A Republican congressman on Friday introduced a bill to investigate the World Health Organization (WHO) for not only its response to the coronavirus but other alleged “systemic failures” in prior outbreaks -- the latest sign of growing U.S. pressure on the embattled U.N. organization.

“COVID-19 has killed tens of thousands of Americans and has caused millions of Americans to lose their jobs and has cost our economy trillions of dollars, so I think the American citizens deserve to know what role WHO played in this,” Rep. Earl "Buddy" Carter, R-Ga., told Fox News in an interview.


The bill would direct the State Department and the Department of Health and Human Services (HHS) to investigate and produce a report outlining information related to the WHO’s response, including to what extent it withheld information from U.N. members, the accuracy of infection data and the WHO’s connection to the Chinese government.

It points to a number of alleged failures and missteps by the agency, which has come under fire not only for the handling of the pandemic but its alleged pro-China ties, as well.

Included in the criticism of the WHO in the bill is the tweeting of a claim by Chinese authorities on Jan. 14 that they had found “no clear evidence of human-to-human transmission” in Wuhan, China, where the virus is said to have originated. The bill also highlights “inconsistencies” in WHO data, praise of China’s response by WHO officials and a delay in declaring an emergency.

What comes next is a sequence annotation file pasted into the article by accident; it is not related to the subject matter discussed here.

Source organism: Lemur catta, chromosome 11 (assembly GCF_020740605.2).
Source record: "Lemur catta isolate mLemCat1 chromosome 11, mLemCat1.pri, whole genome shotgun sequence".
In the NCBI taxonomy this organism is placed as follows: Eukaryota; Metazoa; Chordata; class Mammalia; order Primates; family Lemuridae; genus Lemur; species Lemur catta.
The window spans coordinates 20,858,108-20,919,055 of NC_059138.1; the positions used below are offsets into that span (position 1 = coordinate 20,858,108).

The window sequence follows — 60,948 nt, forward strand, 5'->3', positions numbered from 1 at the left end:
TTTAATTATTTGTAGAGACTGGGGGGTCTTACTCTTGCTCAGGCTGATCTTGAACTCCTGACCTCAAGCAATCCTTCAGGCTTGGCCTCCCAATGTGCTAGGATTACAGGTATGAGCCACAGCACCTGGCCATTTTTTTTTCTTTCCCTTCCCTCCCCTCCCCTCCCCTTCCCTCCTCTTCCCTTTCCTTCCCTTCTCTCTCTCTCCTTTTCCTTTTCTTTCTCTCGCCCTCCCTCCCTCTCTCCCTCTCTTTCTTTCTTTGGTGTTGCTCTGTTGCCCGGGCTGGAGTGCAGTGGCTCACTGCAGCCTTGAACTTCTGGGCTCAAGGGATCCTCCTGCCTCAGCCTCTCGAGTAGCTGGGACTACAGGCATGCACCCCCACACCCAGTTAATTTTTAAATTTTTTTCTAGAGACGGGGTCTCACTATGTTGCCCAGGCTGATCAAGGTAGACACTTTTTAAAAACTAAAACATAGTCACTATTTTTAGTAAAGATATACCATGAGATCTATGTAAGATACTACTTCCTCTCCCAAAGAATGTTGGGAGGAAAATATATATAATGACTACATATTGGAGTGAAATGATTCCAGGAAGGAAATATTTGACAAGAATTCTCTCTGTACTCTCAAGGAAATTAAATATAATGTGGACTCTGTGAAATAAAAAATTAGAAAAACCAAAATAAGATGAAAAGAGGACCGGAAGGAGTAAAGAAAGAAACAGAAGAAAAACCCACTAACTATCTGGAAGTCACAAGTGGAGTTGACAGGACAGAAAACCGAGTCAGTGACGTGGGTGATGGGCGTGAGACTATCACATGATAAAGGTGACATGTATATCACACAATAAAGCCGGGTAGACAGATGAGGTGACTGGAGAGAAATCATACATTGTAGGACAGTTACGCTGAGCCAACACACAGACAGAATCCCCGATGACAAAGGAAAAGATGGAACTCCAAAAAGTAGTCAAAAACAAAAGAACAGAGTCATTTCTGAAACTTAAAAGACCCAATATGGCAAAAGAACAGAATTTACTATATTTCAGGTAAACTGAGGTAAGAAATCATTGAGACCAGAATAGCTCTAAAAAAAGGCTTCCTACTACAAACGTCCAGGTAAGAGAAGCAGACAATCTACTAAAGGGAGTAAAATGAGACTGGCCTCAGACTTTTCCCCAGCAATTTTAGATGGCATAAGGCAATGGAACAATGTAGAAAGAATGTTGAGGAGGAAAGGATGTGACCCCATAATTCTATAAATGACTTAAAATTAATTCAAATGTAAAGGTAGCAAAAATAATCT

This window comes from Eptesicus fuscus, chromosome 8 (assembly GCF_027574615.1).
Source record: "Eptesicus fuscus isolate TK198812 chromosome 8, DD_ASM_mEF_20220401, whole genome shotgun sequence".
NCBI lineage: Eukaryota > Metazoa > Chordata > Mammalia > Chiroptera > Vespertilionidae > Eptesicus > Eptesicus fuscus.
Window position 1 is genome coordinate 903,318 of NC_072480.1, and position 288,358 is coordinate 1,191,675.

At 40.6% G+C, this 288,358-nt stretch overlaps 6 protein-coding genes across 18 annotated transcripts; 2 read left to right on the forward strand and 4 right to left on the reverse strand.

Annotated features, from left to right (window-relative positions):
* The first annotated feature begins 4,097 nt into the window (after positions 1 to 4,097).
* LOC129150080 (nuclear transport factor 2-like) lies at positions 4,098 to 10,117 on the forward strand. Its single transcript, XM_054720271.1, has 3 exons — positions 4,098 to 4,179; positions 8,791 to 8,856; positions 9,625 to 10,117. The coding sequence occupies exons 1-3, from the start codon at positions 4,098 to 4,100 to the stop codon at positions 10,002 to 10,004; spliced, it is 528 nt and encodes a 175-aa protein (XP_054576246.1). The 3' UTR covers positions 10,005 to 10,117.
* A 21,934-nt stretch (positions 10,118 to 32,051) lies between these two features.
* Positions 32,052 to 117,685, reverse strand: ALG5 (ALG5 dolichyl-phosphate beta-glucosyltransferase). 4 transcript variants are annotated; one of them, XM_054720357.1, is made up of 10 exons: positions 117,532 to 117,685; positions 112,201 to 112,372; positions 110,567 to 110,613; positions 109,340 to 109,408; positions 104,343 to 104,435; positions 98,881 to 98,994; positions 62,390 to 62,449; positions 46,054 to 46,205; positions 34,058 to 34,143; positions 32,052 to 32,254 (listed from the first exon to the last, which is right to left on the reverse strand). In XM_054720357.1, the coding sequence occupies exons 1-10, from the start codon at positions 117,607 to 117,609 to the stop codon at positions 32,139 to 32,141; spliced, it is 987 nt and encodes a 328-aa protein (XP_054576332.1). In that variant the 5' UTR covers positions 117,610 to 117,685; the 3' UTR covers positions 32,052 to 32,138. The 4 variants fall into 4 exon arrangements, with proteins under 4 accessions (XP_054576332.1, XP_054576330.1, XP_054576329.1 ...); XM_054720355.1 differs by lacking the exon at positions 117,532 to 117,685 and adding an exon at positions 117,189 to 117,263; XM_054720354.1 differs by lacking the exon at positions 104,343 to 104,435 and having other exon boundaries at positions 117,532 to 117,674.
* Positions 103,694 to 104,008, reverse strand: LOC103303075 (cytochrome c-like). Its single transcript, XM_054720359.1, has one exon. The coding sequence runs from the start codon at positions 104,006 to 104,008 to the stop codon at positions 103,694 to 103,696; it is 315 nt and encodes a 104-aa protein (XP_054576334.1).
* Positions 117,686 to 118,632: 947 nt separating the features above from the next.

It also cites a “longstanding and concerning relationship” between WHO and China, including cooperation for China’s “One Belt, One Road” initiative.


But the probe envisioned in the legislation would also go back before 2019. It looks to investigate what it describes as the cover-up of three cholera outbreaks in Ethiopia by then-Ethiopian Health Minister Tedros Adhanom Ghebreyeus. Tedros is now the director-general of the WHO.

President Trump last month paused funding to the agency, for which the U.S. is the largest contributor. Trump has flagged mismanagement by the WHO, as well as opposition to his travel ban from China as reasons for the pause. He has ordered a review of the organization.

Carter said that the legislative branch has its own responsibility to conduct an investigation, as well, adding that the investigations could coincide or be separate.

“It’s obvious the World Health Organization needs change and there are questions that need to be answered,” he said. “The American public deserve to have these questions answered and Congress, as we represent the American public, should be the one asking these questions and we should be the ones seeking these answers to this."

It comes amid growing pressure on the organization. A research dossier compiled by the so-called “Five Eyes” intelligence alliance of the U.S., Canada, the U.K., Australia and New Zealand was obtained by Australia's Saturday Telegraph newspaper.

That dossier finds that WHO toed the Chinese line about human-to-human transmission despite the fact that "officials in Taiwan raised concerns as early as December 31, as did experts in Hong Kong on January 4.”


It’s unclear if Carter's bill would be able to drum up Democrat support to get it through the House, with most Democrats so far keeping their focus on the Trump administration rather than China, but Carter says he is optimistic it can get bipartisan support.

“This should be a nonpartisan bill because this is an American issue,” he said. “Those tens of thousands of Americans who died as a result of COVID-19 were Democrats, they were Republicans, they were independents, they were Americans -- so this should be an American inquiry and an American bill.”